Haven

haven

I love the horror genre. I grew up with it, staying up late, watching bad horror flicks and even badder ones, sometimes alone, sometimes with my grandma. “Alien” had been my first real taste of horror, when the chestburster blew out of John Hurt’s heart. Last night, the wife and I watched “Aliens” and it was her first time to, and she was terrified. That’s a timeless piece there, folks. It’s not much data, but to me, it’s proof why “Aliens” is highly regarded as the best in the entire damn franchise.

Tom Deady, winner of this year’s Bram Stoker Award for his debut novel, “Haven” has that timeless feel swirling in me. Anybody who’s new to this might say it’s reminiscent to Netflix’s “Stranger Things,” which is, to me, a tribute to some dude named Stephen for his stories “It”  and “Stand by Me” (Originally, “The Body”). Both are excellent stories that should become required reading in schools.

The story begins with Paul Greymore walking out of prison as a free man, where he returns to his hometown called Haven, the place where he was arrested 16 years ago, accused of murdering children.

Let’s not kid ourselves here. We know Paul is innocent all along and it’s just a matter for us to find out what’s really happening. Deady drops hints early in the book to confirm that, so we don’t overthink things through.

What I loved about the book was the depiction of the monster. Better yet, monsters. A lot of people in Haven are pissed that Greymore has returned, and many of them are wary, paranoid, and ready to kill.

While in a way book feels like “It,” “Haven” is much shorter, and points you toward the action without introducing too much backstories from random people that would no longer be breathing and be in one piece by the chapter’s end.

“Haven” is a story about family. Yes, there is a monster in the book, and don’t be surprised by that. But it plays more in the sidelines, always hidden in the dark, compared to the real horrors humanity may inflict on to each other: The horrors what an angry lynch mob can do, domestic abuse, police brutality, and bullying.

I love this book. I gorged through it in two nights. And it’s exciting what other things Tom Deady can come up with.

To wrap things up, here’s “Dead Memories” by Slipknot. Cause, Paul Greymore reminds me of Paul Gray.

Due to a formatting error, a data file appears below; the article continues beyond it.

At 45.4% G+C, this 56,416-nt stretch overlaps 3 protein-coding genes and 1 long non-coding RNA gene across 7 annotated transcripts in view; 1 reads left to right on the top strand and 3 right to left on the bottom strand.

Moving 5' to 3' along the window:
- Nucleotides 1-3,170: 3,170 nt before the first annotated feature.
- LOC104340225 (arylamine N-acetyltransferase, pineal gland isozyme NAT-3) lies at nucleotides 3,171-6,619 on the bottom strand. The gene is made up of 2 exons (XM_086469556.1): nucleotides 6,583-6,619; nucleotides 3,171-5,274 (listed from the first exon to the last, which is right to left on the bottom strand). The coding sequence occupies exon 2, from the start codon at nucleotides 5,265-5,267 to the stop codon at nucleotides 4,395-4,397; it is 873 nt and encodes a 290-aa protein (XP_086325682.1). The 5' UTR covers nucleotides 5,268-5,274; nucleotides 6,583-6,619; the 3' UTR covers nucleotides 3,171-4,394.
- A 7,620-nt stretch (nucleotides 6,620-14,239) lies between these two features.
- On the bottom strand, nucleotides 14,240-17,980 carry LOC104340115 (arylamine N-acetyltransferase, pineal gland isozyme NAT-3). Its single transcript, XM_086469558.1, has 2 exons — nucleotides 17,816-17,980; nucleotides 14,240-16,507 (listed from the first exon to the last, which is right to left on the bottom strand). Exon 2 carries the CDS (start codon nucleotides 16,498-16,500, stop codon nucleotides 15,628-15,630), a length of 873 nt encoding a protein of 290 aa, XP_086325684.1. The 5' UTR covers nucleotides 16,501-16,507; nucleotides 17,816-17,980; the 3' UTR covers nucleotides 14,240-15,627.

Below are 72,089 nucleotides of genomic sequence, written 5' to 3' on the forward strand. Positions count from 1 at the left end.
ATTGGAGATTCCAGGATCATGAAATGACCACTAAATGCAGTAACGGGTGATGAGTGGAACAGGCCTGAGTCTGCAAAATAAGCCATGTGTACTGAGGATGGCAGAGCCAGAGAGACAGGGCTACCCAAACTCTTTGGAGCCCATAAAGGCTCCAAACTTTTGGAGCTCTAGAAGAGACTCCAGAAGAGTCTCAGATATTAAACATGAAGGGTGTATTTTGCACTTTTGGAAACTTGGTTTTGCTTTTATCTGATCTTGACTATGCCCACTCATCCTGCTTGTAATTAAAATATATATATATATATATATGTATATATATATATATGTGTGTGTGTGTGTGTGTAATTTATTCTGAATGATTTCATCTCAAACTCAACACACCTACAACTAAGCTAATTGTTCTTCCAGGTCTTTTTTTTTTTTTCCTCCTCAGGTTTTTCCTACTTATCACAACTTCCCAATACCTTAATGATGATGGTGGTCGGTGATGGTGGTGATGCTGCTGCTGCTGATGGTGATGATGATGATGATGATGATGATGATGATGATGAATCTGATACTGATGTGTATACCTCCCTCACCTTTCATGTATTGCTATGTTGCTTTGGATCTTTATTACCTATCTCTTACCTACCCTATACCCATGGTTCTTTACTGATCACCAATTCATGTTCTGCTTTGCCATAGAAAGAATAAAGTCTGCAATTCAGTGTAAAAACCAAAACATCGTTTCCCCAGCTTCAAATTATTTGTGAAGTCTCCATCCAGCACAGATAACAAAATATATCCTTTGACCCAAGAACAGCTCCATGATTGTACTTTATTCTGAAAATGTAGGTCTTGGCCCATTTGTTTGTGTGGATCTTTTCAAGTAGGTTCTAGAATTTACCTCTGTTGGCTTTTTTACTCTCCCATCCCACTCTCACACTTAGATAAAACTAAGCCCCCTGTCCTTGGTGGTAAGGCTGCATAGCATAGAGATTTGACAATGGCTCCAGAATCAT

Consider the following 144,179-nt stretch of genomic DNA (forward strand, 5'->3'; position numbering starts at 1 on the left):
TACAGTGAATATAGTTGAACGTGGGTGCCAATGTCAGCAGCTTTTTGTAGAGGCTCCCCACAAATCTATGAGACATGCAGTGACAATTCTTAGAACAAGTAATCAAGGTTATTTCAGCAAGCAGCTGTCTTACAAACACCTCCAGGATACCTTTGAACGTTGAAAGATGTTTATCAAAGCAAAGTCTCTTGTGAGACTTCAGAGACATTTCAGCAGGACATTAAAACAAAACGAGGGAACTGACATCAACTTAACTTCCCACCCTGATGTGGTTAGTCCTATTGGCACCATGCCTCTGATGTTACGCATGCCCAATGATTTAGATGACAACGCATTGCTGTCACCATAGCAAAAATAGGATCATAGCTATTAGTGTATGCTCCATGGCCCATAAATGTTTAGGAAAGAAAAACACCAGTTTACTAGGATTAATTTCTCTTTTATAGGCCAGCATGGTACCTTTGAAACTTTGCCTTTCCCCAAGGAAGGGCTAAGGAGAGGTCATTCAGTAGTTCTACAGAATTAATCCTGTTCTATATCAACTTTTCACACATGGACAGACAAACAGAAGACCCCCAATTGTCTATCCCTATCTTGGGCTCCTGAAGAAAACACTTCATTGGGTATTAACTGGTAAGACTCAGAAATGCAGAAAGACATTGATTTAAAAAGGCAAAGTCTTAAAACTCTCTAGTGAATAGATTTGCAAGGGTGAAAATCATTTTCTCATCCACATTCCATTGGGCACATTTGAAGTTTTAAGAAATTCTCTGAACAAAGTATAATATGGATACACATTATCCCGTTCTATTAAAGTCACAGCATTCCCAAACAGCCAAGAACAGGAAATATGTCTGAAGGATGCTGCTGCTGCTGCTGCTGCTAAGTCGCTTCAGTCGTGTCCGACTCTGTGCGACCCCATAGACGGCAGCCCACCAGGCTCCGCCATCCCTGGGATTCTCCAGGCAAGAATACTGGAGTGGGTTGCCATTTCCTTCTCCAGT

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Small Wonders

It’s been a while since I’ve done any bloggy stuffs and it would be crap of me to say I was busy.

Anyhow, last month I went to Singapore for a Hewlett-Packard press event, about printers. Yeah, I traveled all the way there just to see some new shiny printers. It wasn’t like being in Drupa for a printer convention, but still, at least I got to travel a bit.

What amused me, were the cab drivers. The first one we took to the Ion mall, the driver had an iPhone 4S. Sure, 5 was long out by then, but if you have a 4S there’s little reason to upgrade at all – especially in the Philippines where features like LTE and NFC are still being developed. Not only did the cab driver had a cool smartphone, but he also stopped the meter when we reached the mall, even though we hadn’t parked yet, and while we were charged 7.38-or something Singapore dollars, he only charged us 7. It wasn’t quite the same as the cab going back, but instead of an iPhone, the driver had a Galaxy S3. There I was thinking, these cab drivers have such awesome phones. I don’t know in other countries, but that is extremely rare in the Philippines. If cab driver owns the latest smart device, people would often assume he bought it from a thief. I’d like to think he worked really hard for it. Besides the drivers, I was in Singapore last year, and I noticed then that there were a lot of constructions. Then my latest visit, there were still a lot of constructions. Which means what? Their progress and development is non-stop, and they continue to renovate and fix things to make everything better. I just wished the same here in Philippines.

Earlier today, I attended Digital Filipino’s e-Commerce convention. It’s basically a seminar for those hoping to learn more how to utilize the digital space for entrepreneur purposes. And one of the speakers, a Vietnamese that spoke with an Australian accent, shared his tale about working in their family cafe, wiping tables, mopping floors, refilling the fridge with beverages. Then about his time as he worked as a programmer, looking at scripts all day, pauses to greet the boss who waves at them. And in my mind, I saw his boss’ face, must be just as miserable. The speaker said he always dreamed of accomplishing something, anything that he wanted to do. So he quit his job and basically started from scratch, he developed websites, one was very successful. And all he claimed he did was just put everything he knew and loved into that website. “Passion-driven” were his exact words. And I have to admit, I was inspired by this, I was moved into thinking of quitting my job and focus all my time into my novels. But let’s be honest, it just isn’t as practical. Regardless, very inspiring. Setting goals and having dreams may be a cliche, but it really is freaking awesome to have some. You may not reach them, you may not find them as expected, but they become guidelines in how you want to drive.

I believe Stephen King said something about don’t write for profit or fame, just enjoy it. It just adds the ‘Passion-driven’ sense that you’re just going to need a lot of perseverance.

Anyhow, I noticed how cheesy I got. So, yeah, let the tumbleweed roll…